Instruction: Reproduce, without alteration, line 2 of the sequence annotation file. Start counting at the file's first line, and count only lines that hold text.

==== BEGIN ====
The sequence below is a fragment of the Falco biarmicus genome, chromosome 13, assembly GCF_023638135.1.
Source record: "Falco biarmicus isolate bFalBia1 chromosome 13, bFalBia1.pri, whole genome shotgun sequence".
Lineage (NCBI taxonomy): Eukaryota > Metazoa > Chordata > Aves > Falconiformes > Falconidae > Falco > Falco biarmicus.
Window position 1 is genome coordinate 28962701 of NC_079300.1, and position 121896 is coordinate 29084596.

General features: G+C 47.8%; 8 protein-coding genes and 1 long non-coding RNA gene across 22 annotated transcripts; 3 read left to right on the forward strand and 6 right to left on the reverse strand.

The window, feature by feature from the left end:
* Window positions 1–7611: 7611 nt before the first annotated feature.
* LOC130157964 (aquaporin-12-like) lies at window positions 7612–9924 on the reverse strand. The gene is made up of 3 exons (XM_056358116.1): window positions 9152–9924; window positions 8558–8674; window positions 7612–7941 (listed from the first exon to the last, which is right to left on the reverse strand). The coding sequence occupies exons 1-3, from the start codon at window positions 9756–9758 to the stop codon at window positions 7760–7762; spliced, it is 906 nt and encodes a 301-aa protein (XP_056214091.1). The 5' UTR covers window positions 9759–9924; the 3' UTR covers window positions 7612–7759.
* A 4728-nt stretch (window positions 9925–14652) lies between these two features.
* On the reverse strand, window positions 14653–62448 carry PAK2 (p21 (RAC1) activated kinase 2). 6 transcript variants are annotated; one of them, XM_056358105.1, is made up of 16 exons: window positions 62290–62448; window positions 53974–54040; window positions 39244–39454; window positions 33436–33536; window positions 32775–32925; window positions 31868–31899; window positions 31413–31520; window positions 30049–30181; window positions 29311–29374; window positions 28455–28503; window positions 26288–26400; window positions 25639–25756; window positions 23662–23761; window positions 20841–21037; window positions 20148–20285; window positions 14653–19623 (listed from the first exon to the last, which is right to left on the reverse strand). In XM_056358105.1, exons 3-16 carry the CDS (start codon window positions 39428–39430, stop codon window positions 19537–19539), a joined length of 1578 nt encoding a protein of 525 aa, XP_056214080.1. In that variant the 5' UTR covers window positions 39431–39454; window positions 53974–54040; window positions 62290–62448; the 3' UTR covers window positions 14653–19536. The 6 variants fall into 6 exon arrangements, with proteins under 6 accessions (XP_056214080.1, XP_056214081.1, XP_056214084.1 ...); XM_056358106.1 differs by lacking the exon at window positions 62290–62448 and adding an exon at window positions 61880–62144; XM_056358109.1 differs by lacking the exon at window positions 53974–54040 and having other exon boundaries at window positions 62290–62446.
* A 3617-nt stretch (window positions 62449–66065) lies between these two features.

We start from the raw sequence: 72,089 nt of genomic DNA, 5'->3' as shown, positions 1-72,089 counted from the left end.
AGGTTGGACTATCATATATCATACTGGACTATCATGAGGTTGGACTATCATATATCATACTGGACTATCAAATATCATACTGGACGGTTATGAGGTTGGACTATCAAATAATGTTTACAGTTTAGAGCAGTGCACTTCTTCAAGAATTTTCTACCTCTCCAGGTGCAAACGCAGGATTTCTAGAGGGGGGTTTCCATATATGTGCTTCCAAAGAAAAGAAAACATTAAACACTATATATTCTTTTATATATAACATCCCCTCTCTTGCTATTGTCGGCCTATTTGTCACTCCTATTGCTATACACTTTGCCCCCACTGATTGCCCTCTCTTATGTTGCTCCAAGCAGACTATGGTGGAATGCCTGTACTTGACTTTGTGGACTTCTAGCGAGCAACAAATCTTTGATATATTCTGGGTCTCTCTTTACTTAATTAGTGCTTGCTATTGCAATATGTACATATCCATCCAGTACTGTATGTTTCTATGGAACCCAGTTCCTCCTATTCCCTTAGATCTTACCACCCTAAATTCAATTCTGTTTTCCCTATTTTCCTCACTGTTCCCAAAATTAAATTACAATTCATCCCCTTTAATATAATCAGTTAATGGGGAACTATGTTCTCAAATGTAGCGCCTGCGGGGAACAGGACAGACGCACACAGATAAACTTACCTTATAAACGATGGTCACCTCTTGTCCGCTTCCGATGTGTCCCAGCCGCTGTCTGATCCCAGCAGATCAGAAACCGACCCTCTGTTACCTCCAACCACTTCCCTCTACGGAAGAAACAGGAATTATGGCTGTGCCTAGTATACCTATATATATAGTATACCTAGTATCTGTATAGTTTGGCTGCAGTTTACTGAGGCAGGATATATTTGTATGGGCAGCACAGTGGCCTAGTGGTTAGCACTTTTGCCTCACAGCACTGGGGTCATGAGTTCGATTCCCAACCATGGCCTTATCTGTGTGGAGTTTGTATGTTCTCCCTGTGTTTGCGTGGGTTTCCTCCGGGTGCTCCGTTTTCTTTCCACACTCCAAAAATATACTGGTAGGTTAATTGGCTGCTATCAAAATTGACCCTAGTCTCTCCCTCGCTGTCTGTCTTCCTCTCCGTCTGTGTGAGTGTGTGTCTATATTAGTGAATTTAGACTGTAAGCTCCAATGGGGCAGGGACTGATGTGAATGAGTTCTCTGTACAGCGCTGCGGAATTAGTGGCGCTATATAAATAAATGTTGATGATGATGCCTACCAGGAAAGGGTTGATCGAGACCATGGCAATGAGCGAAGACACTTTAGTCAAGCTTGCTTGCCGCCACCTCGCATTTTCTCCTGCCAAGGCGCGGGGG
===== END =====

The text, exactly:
Source record: "Falco biarmicus isolate bFalBia1 chromosome 13, bFalBia1.pri, whole genome shotgun sequence".